The Lakewood University Criminal Justice program can help you on your path to a rewarding career in law enforcement or assist in upgrading your skills for career advancement.
With this program, you can enter entry-level criminal justice careers such as law enforcement, corrections, juvenile agencies, private security, or other social service agencies. More advanced positions could include homeland security, law enforcement, and forensics with additional training, testing, and background checks. No matter what your criminal justice career goals may be, let Lakewood University provide you with the real-world skills and academic support you’ll need to achieve lifetime success.
Program topics include: policing, the judicial system, criminal investigations, industrial/corporate security, juvenile delinquency and more.
This 400 clock hour program is designed to prepare you for an entry level position within the criminal justice field!
This lesson will give the students the groundwork to move through the remainder of the course by giving them the most basic criminal justice skills such as explaining the major issues in criminal justice today, identifying and listing different types of crime, outlining the 3 levels in law enforcement, and the basic elements of the corrections system. It will also give them in-depth information on the various criminal justice models including: the conflict and consensus model, the “wedding cake” model, the due process and crime control models, and the medical model of addiction and the criminal model of addiction. Lesson 1 will discuss the very important connection between offenders and victims. This lesson will also explain several theories including why classical criminology is based on choice theory, the three major theories of social structure with their respective explanations of crime, contrast positivism with classical criminology, the chronic offender theory, and finally how life course criminology differs from all the other theories.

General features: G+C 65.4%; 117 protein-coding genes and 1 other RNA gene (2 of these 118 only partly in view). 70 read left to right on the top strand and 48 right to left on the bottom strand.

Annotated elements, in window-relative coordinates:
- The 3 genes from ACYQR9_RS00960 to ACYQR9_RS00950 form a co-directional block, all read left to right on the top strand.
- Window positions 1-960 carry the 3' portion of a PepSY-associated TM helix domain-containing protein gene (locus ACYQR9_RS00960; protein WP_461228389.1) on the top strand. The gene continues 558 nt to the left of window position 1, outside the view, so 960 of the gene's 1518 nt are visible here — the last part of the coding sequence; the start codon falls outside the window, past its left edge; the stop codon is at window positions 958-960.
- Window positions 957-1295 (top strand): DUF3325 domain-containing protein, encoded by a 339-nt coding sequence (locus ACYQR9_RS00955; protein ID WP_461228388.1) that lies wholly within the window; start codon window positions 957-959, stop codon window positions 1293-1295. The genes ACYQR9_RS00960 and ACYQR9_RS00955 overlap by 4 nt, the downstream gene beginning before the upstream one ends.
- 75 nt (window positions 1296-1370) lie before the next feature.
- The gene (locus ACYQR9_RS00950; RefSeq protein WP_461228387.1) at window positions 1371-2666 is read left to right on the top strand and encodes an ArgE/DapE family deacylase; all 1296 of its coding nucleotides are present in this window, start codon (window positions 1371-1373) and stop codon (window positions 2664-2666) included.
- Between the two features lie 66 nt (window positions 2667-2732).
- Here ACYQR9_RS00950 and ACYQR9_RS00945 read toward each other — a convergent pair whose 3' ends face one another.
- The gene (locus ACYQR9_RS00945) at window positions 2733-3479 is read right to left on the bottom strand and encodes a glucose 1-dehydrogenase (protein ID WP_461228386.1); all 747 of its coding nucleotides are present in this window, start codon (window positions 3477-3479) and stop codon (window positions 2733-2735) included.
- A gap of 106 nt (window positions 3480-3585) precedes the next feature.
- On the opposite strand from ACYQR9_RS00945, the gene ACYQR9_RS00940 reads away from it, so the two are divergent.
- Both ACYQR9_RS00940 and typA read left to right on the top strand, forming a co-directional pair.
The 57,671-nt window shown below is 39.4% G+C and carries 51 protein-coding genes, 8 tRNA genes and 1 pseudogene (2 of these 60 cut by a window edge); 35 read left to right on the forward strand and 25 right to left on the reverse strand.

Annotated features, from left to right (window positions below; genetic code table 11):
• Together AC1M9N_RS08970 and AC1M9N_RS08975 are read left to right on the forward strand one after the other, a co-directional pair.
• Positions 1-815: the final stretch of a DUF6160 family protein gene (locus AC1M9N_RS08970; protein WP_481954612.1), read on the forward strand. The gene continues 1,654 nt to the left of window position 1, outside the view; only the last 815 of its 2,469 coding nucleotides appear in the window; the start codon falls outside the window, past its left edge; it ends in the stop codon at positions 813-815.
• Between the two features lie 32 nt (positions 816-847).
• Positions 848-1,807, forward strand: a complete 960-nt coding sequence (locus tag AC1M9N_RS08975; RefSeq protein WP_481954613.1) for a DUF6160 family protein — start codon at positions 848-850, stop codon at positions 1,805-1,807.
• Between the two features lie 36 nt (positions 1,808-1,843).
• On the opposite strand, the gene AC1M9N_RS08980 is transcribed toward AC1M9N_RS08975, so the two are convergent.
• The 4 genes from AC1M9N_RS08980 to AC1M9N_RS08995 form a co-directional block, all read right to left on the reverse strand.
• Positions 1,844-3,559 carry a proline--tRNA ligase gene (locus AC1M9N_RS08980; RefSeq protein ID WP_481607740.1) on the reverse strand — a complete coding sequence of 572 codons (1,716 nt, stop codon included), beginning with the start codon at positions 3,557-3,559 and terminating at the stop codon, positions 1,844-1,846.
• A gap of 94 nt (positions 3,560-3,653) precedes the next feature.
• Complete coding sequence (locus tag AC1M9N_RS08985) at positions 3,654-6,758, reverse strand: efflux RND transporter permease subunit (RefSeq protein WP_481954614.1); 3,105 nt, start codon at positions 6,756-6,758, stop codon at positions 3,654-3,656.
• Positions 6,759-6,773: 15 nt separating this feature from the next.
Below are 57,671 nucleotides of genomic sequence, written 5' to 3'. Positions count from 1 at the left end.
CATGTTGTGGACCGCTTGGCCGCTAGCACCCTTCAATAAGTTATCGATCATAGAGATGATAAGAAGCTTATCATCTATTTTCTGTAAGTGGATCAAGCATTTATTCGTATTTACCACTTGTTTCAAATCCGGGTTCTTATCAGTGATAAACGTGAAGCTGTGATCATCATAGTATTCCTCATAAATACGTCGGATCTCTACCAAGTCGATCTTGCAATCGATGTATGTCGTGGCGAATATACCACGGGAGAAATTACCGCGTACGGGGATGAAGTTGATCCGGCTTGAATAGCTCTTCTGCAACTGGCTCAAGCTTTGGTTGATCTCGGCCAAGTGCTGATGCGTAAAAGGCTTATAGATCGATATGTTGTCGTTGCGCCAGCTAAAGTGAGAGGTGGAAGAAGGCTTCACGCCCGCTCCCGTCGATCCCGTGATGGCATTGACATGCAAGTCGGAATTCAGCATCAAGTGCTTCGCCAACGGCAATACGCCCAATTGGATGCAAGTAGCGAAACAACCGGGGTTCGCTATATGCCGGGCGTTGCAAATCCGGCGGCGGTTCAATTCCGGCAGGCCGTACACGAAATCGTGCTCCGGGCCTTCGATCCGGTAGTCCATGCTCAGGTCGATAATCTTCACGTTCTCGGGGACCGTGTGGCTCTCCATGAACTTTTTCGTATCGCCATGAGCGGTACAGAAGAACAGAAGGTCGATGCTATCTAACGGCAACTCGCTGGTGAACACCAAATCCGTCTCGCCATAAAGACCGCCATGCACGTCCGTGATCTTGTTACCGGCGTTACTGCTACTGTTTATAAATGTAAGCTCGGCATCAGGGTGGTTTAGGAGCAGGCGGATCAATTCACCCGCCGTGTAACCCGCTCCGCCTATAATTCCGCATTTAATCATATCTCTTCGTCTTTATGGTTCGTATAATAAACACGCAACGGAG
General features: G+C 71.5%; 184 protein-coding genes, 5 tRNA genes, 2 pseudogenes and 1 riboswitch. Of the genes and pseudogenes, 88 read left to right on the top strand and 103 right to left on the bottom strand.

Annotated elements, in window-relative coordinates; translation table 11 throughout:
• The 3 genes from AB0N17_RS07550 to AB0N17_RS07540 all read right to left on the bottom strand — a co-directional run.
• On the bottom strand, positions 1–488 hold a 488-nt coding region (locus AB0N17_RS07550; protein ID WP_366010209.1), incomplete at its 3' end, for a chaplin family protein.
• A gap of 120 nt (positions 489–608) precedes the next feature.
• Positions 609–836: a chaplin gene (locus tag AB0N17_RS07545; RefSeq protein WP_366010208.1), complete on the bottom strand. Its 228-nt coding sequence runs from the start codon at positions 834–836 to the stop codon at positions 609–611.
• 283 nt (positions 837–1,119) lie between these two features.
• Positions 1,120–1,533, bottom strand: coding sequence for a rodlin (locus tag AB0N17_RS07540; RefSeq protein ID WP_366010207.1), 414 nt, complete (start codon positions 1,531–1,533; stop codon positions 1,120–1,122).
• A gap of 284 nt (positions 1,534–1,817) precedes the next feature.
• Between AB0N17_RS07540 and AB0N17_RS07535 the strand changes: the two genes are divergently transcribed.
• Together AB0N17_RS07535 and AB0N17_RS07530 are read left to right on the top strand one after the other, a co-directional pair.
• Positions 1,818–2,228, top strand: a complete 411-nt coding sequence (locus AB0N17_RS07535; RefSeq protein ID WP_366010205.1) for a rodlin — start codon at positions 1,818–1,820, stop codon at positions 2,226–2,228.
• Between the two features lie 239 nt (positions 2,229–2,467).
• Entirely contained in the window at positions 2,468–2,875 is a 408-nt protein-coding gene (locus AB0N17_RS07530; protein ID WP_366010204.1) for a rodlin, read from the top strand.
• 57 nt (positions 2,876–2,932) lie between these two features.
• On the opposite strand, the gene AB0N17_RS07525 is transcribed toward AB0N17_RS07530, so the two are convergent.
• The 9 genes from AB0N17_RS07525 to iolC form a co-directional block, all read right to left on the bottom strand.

Lesson 2 deals with crime trends and data including: the way that the FBI reports crime data and the two ways they are reported, learning about the Uniform Crime Report (UCR) and the differences between Part I and Part II offenses, the shortcomings of the UCR for crime measurement, why issues of race and ethnicity tend to be overstated, the factors criminologists use to explain trends in the crime rate, and the differences between National Crime Victimization Survey and self-reported surveys. This lesson also deals with the differences between mala in se and mala prohibita along with the main goals of criminal and civil law. Finally, the lesson will discuss why there is a peak in the number of incarcerated women.
Lesson 3 teaches students the four written sources of American criminal law as well as the two basic functions of criminal law and how the doctrine of strict liability applies. Students will also be able to differentiate between substantive and procedural law and explain the most important excuses for criminal defenses. It will teach the importance of due process and stare decisis as well as the elements needed to establish mens rea.
Lesson 4 will identify the basic duties of the police, FBI, private security, and additional law enforcement agencies under the US Department of Homeland Security. Students will learn how the modern policing system was affected by patronage and intelligence-led policing as well as the results of the Wickersham Commission. They will be able to differentiate between the police academy and field training as recruit learning tools and the challenges facing women hoping to make a career in the law enforcement field.
Lesson 5 discusses the purposes of police patrol, why police officers are allowed discretionary power and ethical dilemmas they deal with, when they are justified in utilizing deadly force, as well as learning about police corruption. They will be able to identify why some investigation strategies are considered aggressive as well as the use of DNA fingerprinting. Students will learn about community polling and problem-oriented policing as well as how police respond more effectively to 911 calls using differential response strategies.